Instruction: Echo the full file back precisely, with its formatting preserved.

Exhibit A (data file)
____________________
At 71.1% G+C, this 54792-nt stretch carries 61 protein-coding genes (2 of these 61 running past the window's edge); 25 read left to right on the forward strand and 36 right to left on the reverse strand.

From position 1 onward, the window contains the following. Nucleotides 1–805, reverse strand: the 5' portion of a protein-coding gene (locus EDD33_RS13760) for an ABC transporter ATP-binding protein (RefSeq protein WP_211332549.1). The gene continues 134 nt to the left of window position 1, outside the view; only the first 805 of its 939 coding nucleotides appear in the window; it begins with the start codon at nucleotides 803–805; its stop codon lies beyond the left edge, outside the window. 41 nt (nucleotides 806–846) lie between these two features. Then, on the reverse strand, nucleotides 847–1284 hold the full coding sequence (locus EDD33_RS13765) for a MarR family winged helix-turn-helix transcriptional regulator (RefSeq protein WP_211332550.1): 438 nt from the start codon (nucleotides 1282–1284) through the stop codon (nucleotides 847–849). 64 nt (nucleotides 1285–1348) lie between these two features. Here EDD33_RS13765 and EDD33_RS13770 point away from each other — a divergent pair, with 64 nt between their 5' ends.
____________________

At 71.1% G+C, this 54792-nt stretch carries 61 protein-coding genes (2 of these 61 running past the window's edge); 25 read left to right on the forward strand and 36 right to left on the reverse strand.

From position 1 onward, the window contains the following. Nucleotides 1–805, reverse strand: the 5' portion of a protein-coding gene (locus EDD33_RS13760) for an ABC transporter ATP-binding protein (RefSeq protein WP_211332549.1). The gene continues 134 nt to the left of window position 1, outside the view; only the first 805 of its 939 coding nucleotides appear in the window; it begins with the start codon at nucleotides 803–805; its stop codon lies beyond the left edge, outside the window. 41 nt (nucleotides 806–846) lie between these two features. Then, on the reverse strand, nucleotides 847–1284 hold the full coding sequence (locus EDD33_RS13765) for a MarR family winged helix-turn-helix transcriptional regulator (RefSeq protein WP_211332550.1): 438 nt from the start codon (nucleotides 1282–1284) through the stop codon (nucleotides 847–849). 64 nt (nucleotides 1285–1348) lie between these two features. Here EDD33_RS13765 and EDD33_RS13770 point away from each other — a divergent pair, with 64 nt between their 5' ends.